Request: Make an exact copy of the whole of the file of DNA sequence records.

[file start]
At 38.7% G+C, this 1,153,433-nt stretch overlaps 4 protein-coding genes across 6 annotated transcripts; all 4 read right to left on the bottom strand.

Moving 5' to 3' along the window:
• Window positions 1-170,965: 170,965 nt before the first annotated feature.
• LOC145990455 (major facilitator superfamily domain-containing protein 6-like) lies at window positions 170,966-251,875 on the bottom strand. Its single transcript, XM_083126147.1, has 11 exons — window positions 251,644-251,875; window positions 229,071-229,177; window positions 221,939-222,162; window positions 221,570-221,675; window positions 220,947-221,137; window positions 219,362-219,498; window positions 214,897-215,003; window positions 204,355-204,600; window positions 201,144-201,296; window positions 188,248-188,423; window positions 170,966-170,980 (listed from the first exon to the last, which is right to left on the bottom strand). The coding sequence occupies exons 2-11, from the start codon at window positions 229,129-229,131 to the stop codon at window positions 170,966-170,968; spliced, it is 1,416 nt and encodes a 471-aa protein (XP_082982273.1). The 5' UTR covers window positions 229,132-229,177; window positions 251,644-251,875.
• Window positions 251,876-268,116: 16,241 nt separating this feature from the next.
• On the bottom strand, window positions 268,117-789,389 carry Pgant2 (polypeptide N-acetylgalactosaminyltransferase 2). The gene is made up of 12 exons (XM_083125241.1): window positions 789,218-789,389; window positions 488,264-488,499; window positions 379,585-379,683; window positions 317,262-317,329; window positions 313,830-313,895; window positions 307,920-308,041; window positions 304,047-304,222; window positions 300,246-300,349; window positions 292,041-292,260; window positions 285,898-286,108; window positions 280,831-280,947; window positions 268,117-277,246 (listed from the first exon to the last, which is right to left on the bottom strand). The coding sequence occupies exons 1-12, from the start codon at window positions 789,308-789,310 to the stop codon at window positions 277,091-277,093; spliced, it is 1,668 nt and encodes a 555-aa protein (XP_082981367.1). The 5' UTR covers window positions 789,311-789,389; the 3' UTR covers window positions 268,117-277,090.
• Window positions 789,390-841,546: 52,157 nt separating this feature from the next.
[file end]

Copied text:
At 38.7% G+C, this 1,153,433-nt stretch overlaps 4 protein-coding genes across 6 annotated transcripts; all 4 read right to left on the bottom strand.

Moving 5' to 3' along the window:
• Window positions 1-170,965: 170,965 nt before the first annotated feature.
• LOC145990455 (major facilitator superfamily domain-containing protein 6-like) lies at window positions 170,966-251,875 on the bottom strand. Its single transcript, XM_083126147.1, has 11 exons — window positions 251,644-251,875; window positions 229,071-229,177; window positions 221,939-222,162; window positions 221,570-221,675; window positions 220,947-221,137; window positions 219,362-219,498; window positions 214,897-215,003; window positions 204,355-204,600; window positions 201,144-201,296; window positions 188,248-188,423; window positions 170,966-170,980 (listed from the first exon to the last, which is right to left on the bottom strand). The coding sequence occupies exons 2-11, from the start codon at window positions 229,129-229,131 to the stop codon at window positions 170,966-170,968; spliced, it is 1,416 nt and encodes a 471-aa protein (XP_082982273.1). The 5' UTR covers window positions 229,132-229,177; window positions 251,644-251,875.
• Window positions 251,876-268,116: 16,241 nt separating this feature from the next.
• On the bottom strand, window positions 268,117-789,389 carry Pgant2 (polypeptide N-acetylgalactosaminyltransferase 2). The gene is made up of 12 exons (XM_083125241.1): window positions 789,218-789,389; window positions 488,264-488,499; window positions 379,585-379,683; window positions 317,262-317,329; window positions 313,830-313,895; window positions 307,920-308,041; window positions 304,047-304,222; window positions 300,246-300,349; window positions 292,041-292,260; window positions 285,898-286,108; window positions 280,831-280,947; window positions 268,117-277,246 (listed from the first exon to the last, which is right to left on the bottom strand). The coding sequence occupies exons 1-12, from the start codon at window positions 789,308-789,310 to the stop codon at window positions 277,091-277,093; spliced, it is 1,668 nt and encodes a 555-aa protein (XP_082981367.1). The 5' UTR covers window positions 789,311-789,389; the 3' UTR covers window positions 268,117-277,090.
• Window positions 789,390-841,546: 52,157 nt separating this feature from the next.